Native Americans ‘rediscovered’ in North Milam walk

J. B. White, editor of a Cameron Newspaper in the late 1920’s, delivered a speech to the Central Texas Archeological Society that was published in December, 1937.

White was a Milam resident with a yearn to know more about its history. J. B. White site is a popular internet site on “Texas Beyond History”.

In his address years ago, he spoke of driving on a highway north of Cameron late one afternoon. Here are exerpts:

“I stopped suddenly, looked out and saw dim trails leading away into pastures. I soon found myself swallowed up by the green woods. I came upon a ravine, went down into its depths and soon was walking along its narrow walls, when suddenly there upon the clean white sand I saw an ancient Indian spike.

“I picked up the brown flint piece and stood think ing of naked, yelling savages swooping down on settlements and shooting these arrows into the inhabitants.

“Then my mind went back to think of the causes and this led me to think of the Vanishing American.

“Here upon that sand I had found something that once belonged to a dead race of men. Time has erased them from the prairies of Texas.

“ To know about them, how they lived and what they believed and thought I began to wonder what more can I learn from this excursion. I turned and retraced my steps I turned and walked up the rough bed of a stream over whose boulders had poured the waters of many rainfalls.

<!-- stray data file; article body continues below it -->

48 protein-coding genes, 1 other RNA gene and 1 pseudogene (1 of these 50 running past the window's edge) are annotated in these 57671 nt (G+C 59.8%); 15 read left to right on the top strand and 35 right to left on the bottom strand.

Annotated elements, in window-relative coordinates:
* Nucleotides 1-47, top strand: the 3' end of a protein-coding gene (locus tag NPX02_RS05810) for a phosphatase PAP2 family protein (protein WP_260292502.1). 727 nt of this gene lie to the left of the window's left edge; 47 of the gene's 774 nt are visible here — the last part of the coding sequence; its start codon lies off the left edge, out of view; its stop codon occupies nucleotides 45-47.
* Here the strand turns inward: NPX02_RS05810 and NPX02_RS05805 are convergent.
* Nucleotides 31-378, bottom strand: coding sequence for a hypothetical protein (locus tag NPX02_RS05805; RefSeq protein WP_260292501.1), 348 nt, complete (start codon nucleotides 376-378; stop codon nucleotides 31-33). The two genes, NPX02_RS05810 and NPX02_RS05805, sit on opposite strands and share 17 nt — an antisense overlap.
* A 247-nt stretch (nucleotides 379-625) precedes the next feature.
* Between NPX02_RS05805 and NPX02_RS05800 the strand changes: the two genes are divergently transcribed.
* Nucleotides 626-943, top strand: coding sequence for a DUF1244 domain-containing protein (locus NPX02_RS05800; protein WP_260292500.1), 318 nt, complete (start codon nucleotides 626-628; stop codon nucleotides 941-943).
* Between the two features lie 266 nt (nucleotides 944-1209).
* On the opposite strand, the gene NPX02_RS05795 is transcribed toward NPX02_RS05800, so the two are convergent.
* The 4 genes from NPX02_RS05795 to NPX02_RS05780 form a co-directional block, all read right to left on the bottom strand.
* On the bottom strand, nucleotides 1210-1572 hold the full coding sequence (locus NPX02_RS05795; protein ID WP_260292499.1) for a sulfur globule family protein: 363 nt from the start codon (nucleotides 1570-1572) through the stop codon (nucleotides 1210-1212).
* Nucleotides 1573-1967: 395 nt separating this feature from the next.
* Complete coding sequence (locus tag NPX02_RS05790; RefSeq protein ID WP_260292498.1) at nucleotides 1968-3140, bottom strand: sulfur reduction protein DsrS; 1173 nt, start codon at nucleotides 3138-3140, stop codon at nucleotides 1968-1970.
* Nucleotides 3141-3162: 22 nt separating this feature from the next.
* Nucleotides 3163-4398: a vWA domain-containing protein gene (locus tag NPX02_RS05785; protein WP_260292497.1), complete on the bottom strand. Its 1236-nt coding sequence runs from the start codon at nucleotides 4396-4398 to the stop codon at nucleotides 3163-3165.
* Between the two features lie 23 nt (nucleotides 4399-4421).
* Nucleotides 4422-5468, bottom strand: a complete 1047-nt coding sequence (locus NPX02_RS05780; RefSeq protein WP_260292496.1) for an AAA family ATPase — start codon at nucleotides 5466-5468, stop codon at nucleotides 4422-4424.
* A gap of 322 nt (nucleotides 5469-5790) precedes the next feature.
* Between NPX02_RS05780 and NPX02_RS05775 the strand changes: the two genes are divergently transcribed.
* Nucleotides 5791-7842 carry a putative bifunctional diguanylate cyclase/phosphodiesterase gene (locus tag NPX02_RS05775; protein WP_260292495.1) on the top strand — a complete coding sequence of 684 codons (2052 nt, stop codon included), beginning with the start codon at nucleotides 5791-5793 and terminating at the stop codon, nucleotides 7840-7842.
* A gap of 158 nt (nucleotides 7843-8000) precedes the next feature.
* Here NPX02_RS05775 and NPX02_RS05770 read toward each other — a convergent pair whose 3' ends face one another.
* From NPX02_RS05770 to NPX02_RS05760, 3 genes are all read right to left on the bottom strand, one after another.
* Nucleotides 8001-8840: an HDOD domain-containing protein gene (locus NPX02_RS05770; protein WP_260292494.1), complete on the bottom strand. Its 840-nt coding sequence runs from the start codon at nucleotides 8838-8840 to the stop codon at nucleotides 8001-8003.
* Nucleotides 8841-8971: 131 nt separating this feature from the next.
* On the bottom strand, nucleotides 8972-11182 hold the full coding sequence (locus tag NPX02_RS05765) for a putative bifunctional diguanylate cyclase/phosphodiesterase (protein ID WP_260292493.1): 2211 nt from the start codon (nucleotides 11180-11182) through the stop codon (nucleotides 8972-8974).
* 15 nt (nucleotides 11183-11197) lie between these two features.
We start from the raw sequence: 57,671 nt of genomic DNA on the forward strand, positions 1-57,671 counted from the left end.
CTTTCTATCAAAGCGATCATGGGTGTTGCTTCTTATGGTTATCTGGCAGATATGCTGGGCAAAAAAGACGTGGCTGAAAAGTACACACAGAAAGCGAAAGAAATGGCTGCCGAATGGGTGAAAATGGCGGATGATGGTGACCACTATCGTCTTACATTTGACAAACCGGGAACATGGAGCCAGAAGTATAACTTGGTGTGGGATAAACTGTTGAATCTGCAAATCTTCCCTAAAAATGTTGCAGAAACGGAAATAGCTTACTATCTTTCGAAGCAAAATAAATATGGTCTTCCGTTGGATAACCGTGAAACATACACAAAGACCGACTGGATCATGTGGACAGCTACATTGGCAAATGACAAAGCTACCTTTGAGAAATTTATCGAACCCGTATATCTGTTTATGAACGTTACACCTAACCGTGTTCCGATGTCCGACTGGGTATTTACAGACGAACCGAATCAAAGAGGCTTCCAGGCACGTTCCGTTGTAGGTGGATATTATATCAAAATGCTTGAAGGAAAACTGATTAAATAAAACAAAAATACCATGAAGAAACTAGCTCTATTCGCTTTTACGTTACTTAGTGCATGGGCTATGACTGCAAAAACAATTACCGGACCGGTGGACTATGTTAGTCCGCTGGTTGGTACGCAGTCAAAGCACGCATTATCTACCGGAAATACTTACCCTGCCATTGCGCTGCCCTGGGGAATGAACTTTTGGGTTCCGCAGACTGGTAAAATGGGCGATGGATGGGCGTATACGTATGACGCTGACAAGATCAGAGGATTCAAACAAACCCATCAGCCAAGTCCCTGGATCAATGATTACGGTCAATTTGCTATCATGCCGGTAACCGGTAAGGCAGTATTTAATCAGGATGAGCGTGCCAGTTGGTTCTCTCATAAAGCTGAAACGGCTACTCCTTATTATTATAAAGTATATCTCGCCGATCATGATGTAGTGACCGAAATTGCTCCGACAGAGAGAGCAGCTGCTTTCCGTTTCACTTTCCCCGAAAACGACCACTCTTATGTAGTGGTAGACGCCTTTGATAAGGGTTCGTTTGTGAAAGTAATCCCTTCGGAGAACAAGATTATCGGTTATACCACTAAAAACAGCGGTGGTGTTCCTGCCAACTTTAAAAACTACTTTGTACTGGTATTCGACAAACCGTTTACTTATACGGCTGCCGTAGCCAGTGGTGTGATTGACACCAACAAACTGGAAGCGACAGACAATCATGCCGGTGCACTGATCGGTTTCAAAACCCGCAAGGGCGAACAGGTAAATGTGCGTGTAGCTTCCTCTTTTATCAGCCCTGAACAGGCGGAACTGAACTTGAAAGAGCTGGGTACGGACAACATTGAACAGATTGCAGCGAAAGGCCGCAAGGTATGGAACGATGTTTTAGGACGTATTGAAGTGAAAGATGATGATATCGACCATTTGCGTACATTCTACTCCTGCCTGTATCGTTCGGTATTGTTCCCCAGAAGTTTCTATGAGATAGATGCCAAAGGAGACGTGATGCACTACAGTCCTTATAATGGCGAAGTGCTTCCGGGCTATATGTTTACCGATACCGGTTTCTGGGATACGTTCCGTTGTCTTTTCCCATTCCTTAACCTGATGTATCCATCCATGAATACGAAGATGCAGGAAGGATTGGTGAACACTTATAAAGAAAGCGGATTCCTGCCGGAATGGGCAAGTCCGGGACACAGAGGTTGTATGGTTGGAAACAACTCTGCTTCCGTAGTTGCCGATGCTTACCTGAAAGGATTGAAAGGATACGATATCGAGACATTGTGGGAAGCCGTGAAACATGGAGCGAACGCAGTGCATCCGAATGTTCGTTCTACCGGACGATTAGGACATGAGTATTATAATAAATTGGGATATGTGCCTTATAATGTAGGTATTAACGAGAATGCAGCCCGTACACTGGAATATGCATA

“I stopped on a sloping sand hill. I found an ancient village site. It was in a vast stretch of brush and broken ground and from it I have taken hundreds of artifacts.

“It was from this experience when I first walked into the legendary tepees of the First American, I began a work of adventure that led to more than 50 villages where this live extinct race once lived.

“What I experienced that day led me to learn information that lead to asking questions of archeological research. First, most of the land was now in private ownership

“Second, of importance has been the negativity of one being on private property and vandalism that is born of curiosity.

“Third, I think it is the failure of the state and institutions of learning to recognize the importance of the work of historians and scientists and what they have tried to do under great handicaps.”

Continued next week.

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2011-11-10 digital edition

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